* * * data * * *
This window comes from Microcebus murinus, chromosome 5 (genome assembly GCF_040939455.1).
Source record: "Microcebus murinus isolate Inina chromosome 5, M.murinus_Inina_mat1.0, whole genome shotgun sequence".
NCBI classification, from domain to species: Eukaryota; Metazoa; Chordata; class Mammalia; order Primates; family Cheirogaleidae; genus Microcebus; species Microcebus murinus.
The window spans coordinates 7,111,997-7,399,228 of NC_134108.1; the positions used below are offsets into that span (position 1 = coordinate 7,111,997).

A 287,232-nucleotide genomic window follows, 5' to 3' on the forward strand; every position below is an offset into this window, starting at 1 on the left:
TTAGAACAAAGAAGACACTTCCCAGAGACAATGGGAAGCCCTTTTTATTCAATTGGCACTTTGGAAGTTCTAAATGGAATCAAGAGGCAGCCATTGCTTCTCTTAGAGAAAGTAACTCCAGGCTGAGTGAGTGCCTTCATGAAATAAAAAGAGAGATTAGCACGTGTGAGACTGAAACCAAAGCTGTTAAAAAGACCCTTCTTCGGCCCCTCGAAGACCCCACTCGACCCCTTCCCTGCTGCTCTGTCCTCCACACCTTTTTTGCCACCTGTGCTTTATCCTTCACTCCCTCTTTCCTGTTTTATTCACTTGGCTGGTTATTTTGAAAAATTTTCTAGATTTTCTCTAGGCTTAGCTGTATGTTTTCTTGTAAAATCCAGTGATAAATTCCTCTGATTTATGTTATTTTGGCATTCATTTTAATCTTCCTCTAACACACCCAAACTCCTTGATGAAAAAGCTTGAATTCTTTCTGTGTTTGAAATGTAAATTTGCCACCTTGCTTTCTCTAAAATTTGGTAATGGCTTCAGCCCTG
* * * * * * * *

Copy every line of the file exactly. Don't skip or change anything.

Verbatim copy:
This window comes from Microcebus murinus, chromosome 5 (genome assembly GCF_040939455.1).
Source record: "Microcebus murinus isolate Inina chromosome 5, M.murinus_Inina_mat1.0, whole genome shotgun sequence".
NCBI classification, from domain to species: Eukaryota; Metazoa; Chordata; class Mammalia; order Primates; family Cheirogaleidae; genus Microcebus; species Microcebus murinus.
The window spans coordinates 7,111,997-7,399,228 of NC_134108.1; the positions used below are offsets into that span (position 1 = coordinate 7,111,997).

A 287,232-nucleotide genomic window follows, 5' to 3' on the forward strand; every position below is an offset into this window, starting at 1 on the left:
TTAGAACAAAGAAGACACTTCCCAGAGACAATGGGAAGCCCTTTTTATTCAATTGGCACTTTGGAAGTTCTAAATGGAATCAAGAGGCAGCCATTGCTTCTCTTAGAGAAAGTAACTCCAGGCTGAGTGAGTGCCTTCATGAAATAAAAAGAGAGATTAGCACGTGTGAGACTGAAACCAAAGCTGTTAAAAAGACCCTTCTTCGGCCCCTCGAAGACCCCACTCGACCCCTTCCCTGCTGCTCTGTCCTCCACACCTTTTTTGCCACCTGTGCTTTATCCTTCACTCCCTCTTTCCTGTTTTATTCACTTGGCTGGTTATTTTGAAAAATTTTCTAGATTTTCTCTAGGCTTAGCTGTATGTTTTCTTGTAAAATCCAGTGATAAATTCCTCTGATTTATGTTATTTTGGCATTCATTTTAATCTTCCTCTAACACACCCAAACTCCTTGATGAAAAAGCTTGAATTCTTTCTGTGTTTGAAATGTAAATTTGCCACCTTGCTTTCTCTAAAATTTGGTAATGGCTTCAGCCCTG